Brutal review of Michelin-starred restaurant Bros’ goes viral



A Michelin star is one of the restaurant industry’s most sought-after labels. Winning one usually indicates a restaurant of the highest quality, letting diners know they’re about to take a culinary journey that will delight the senses and fill the tummy.

But this may not always be the case.

Meet Brothers‘, which is Lecce, the only Michelin-starred restaurant in Italy. Geraldine DeRuiter, travel writer all over the world, was drawn to the restaurant tour, after hearing rave reviews and good things about one of the youngest chefs to ever receive a star, Isabella Potì, as she l ‘TODAY Food told TODAY Food in an email. The restaurant is also run by chef Floriano Pellegrino.

“I’m quite used to experimental cooking and have been to a few Michelin starred restaurants,” she said. “So I was expecting something a little unusual and fun. I did not expect a 4 hour hunger-induced fever dream.”

And yet, that’s what she and seven of her friends got. As DeRuiter explained in a restaurant review that she published on her Everywhereist site Wednesday (note: there is vulgar language), those hours of consuming 27 dishes, “made me feel like I was a character in a Dickensian novel. Because – I can’t say it enough – there was nothing close to a real meal served. “

With lines like that, it’s no surprise that the review has now gone viral.

Officially, the Bros website offers eight- and 13-course meals; DeRuiter says their group counted 27 articles sent during their visit. Her review captures the surreal nature of the experience and perfectly encapsulates the pretension that oozes out of the restaurant’s performative catering service – much like the citrus mousse oozing from a plaster of the chef’s mouth into a dish.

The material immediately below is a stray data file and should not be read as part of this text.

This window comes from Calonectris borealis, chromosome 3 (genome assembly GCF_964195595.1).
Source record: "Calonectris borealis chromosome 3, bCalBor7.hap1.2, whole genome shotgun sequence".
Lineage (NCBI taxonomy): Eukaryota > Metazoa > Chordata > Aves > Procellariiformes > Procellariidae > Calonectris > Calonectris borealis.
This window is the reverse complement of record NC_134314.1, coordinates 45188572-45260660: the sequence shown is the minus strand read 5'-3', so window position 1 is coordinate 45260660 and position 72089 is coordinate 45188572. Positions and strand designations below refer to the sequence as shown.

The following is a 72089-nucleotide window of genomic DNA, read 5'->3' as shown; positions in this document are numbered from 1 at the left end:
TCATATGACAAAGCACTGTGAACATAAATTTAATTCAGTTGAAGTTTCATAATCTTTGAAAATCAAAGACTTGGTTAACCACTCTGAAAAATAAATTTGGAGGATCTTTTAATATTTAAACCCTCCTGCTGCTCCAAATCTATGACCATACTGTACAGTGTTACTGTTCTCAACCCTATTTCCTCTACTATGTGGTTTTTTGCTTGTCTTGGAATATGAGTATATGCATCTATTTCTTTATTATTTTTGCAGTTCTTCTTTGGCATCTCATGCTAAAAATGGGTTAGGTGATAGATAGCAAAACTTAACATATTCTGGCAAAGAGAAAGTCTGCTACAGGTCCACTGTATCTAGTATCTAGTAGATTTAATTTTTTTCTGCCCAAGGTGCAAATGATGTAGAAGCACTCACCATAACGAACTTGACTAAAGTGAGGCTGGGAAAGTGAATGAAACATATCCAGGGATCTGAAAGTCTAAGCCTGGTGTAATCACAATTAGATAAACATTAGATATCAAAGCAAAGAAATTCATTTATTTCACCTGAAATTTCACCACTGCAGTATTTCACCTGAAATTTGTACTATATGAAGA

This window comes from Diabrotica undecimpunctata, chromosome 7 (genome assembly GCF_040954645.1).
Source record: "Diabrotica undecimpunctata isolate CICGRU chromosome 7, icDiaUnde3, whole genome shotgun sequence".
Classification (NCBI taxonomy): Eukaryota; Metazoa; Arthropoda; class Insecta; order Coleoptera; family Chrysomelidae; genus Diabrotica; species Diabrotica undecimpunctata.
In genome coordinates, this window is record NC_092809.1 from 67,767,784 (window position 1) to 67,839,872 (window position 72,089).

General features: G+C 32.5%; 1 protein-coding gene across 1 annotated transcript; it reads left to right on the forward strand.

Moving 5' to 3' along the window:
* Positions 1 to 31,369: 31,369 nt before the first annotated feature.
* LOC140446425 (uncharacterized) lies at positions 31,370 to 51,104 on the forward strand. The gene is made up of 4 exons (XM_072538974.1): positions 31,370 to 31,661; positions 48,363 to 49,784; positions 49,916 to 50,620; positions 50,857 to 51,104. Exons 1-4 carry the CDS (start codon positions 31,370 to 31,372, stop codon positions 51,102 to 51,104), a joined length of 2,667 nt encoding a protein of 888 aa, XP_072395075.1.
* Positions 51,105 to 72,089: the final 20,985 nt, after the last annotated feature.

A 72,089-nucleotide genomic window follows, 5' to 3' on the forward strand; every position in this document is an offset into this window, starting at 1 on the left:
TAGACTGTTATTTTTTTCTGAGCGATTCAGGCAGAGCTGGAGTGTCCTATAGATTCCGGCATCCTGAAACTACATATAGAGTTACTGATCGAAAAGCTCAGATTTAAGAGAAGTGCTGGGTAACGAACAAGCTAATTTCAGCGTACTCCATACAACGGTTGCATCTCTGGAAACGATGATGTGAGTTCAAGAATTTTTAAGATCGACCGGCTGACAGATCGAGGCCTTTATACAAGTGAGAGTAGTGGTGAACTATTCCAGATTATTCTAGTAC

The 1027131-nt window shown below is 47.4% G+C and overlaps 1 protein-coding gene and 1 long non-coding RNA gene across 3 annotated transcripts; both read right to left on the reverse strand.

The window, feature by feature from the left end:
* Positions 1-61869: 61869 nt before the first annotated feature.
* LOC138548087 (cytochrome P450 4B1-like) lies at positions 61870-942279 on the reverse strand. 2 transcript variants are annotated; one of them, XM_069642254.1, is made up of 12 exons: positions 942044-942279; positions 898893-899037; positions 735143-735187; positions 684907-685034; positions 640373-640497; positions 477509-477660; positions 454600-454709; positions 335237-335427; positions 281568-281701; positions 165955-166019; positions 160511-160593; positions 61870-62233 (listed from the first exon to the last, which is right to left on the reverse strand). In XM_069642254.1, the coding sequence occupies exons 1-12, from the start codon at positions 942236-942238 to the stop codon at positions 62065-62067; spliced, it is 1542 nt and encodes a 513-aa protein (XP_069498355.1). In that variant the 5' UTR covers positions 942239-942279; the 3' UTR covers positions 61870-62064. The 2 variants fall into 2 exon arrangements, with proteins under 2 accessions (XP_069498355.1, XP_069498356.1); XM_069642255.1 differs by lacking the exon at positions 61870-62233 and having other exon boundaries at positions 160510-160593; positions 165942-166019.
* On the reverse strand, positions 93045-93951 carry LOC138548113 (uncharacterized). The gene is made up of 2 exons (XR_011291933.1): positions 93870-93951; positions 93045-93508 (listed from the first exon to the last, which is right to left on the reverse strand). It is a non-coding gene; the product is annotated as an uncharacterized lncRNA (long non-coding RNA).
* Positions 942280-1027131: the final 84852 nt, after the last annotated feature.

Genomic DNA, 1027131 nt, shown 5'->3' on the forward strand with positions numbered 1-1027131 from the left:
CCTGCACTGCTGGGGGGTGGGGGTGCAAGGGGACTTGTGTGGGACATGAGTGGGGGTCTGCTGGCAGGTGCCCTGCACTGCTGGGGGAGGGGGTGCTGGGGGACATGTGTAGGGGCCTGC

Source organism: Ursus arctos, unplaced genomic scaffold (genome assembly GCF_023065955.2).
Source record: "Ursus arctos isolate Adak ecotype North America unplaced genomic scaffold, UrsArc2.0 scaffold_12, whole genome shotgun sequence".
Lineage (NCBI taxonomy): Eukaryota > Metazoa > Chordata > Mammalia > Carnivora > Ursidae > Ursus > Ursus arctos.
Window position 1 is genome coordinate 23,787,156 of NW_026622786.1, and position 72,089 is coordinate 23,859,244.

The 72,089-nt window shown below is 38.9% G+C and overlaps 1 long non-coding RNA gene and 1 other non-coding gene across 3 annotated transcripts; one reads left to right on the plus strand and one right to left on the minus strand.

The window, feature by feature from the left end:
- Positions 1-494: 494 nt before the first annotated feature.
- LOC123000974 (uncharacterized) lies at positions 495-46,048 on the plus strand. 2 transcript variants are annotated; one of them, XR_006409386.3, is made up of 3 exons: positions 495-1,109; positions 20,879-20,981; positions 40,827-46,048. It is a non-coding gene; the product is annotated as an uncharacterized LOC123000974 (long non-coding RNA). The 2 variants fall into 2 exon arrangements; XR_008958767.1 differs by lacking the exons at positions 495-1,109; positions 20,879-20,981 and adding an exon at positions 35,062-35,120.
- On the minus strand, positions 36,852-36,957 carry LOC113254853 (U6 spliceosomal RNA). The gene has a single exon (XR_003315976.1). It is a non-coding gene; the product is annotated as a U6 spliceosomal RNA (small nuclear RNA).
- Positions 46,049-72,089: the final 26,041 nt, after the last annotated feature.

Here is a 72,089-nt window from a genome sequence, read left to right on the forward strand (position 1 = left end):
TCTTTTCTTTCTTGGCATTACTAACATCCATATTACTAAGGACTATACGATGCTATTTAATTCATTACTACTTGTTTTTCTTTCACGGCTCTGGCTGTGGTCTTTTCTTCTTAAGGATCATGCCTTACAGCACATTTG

The 27 offerings, DeRuiter writes in his review, were tiny, weird, too picky portions, and nearly all of them were served cold. “Hoarding two dozen together equals one meal the same way hoarding two dozen toddlers together equals a middle-aged adult,” she wrote.

Among the little “dishes” were slices of edible paper, shots of vinegar, a tablespoon of crab, fried cheese balls with rancid ricotta, a scoop of green olive ice cream (“I thought that it was going to be pistachio “) and, of course, the plaster cast with foam, which looks like the mouth of a person with rabies.

DeRuiter notes that things started going south almost immediately, when she and her group were ushered into a “one-room cement cell” with Drake’s music “pumping through invisible speakers.” . The room was “unspeakably hot” and they seemed to be the only customers.

“It’s like someone has read about food and restaurants, but never experienced it either, and it was their attempt to recreate it,” she wrote.

Plus, Bros has strayed from the usual path in these other ways:

  • No menu, just a QR code referring to a video featuring a chef talking about a lot of things, but no food
  • Servers that don’t explain what’s going on
  • Guests who try to get up and take a break are “berated” for returning to the table
  • We respond to food allergies by not serving allergy sufferers, sometimes
  • When you are served orange slices reconstituted with a real orange, the real orange is only intended for decoration.

The dessert, which came after the party didn’t realize they had already served the main course, featured a marshmallow-tasting cuttlefish-shaped object and “frozen air” that melted before it could be cooked. consumes. After which they were told to leave the restaurant. But were they free? They weren’t: They were taken to the “Bros lab” where a TV was showing extreme sports and a chef gave them “tiny slivers of fake cheese.”

How much did it all cost? Between about $ 150 and $ 225 per person. But there was a good thing: As the party was going, they were handed the Bros. balloons and a Polaroid of them was taken (and later posted on social media by one of the attendees).

So was it a joke? Or does Bros’ believe in their own hype? DeRuiter said, “They’re either comedy geniuses or sadists, and it’s fine if that’s what your audience expects, but we kind of wanted dinner.”

When asked to comment, a Bros rep responded with the extremely brand-consistent “Chef Floriano Pellegrino Statement,” which we’re reprinting in its entirety as they requested:

Page 1/3 of the “Statement by Chef Floriano Pellegrino”.Courtesy of the Pellegrino brothers
Page 2/3 of the “Statement by Chef Floriano Pellegrino”.Courtesy of the Pellegrino brothers
Page 3/3 of the “Statement by Chef Floriano Pellegrino”.Courtesy of the Pellegrino brothers



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